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Written by Claire Cornwall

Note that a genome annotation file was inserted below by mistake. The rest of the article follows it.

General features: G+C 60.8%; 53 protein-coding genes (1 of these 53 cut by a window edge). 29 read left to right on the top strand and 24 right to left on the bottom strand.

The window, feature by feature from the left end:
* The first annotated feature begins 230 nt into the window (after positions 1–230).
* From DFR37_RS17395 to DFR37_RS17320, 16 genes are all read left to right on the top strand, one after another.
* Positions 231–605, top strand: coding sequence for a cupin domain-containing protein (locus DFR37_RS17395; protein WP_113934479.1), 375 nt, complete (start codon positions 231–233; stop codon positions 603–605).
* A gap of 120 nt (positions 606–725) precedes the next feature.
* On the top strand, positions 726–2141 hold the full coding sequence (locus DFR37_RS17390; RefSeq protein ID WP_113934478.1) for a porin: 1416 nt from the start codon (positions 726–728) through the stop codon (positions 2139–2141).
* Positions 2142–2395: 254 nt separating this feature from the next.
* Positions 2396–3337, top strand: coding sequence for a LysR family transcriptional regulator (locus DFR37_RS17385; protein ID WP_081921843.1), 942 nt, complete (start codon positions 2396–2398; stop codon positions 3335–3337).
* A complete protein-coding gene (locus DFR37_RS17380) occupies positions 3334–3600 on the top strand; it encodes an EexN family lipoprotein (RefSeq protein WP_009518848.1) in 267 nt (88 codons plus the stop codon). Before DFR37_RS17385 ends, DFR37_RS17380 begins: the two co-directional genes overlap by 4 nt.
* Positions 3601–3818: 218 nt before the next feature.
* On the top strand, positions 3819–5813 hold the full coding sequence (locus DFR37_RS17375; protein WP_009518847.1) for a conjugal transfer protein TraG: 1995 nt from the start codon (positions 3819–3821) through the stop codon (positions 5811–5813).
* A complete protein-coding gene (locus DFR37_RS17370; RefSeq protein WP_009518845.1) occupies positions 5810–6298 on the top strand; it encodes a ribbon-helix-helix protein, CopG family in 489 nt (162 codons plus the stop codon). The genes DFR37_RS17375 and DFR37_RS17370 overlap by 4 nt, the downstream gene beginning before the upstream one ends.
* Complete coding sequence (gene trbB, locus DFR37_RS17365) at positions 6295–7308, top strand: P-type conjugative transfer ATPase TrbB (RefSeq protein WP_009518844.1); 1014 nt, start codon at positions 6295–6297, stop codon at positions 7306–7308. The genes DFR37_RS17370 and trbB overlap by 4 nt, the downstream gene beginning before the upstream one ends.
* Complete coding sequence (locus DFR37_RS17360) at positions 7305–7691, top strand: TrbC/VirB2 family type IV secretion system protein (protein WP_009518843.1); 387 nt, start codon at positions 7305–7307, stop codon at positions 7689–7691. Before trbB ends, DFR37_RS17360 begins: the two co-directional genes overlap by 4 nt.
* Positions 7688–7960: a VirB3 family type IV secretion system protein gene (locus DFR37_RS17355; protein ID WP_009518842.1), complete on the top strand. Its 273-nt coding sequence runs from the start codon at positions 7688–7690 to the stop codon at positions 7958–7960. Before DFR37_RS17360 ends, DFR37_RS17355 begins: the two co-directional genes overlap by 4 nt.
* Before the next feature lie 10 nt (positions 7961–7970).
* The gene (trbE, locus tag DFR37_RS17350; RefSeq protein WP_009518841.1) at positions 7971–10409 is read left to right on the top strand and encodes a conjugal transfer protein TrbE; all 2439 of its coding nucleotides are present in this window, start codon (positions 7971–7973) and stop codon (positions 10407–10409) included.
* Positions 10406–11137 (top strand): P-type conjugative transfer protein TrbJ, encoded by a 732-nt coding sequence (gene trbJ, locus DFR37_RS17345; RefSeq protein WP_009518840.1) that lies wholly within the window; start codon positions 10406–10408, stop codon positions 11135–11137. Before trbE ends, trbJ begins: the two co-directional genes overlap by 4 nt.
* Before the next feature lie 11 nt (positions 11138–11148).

Although the guests say grace before a meal, and show respect with demeanor and choice of clothing when the Vicar arrives on the island, they appear to have given up all generally accepted morals in pursuit of their own pampered happiness. Ambrose Gorringe wants to keep his life exactly the way that it is, with butlered parties, beautiful artifacts and fulfilling theater, and in his morality this has more value than the lives of Simon Lessing and Cordelia Gray. He similarly expresses that he would rather find any of his guests drowned in the pool than his butler, not because of a deep bond with his manservant but because to be without Munster would be to deprive himself of delicious cooked meals and an easy existence. The majority of the relationships in the novel are not examples of people who are friends but rather people thrown together by a value system that puts a higher value on the pursuit of beauty and art than of an individual person, therefore creating individuals who will sacrifice anyone who might threaten their status quo.
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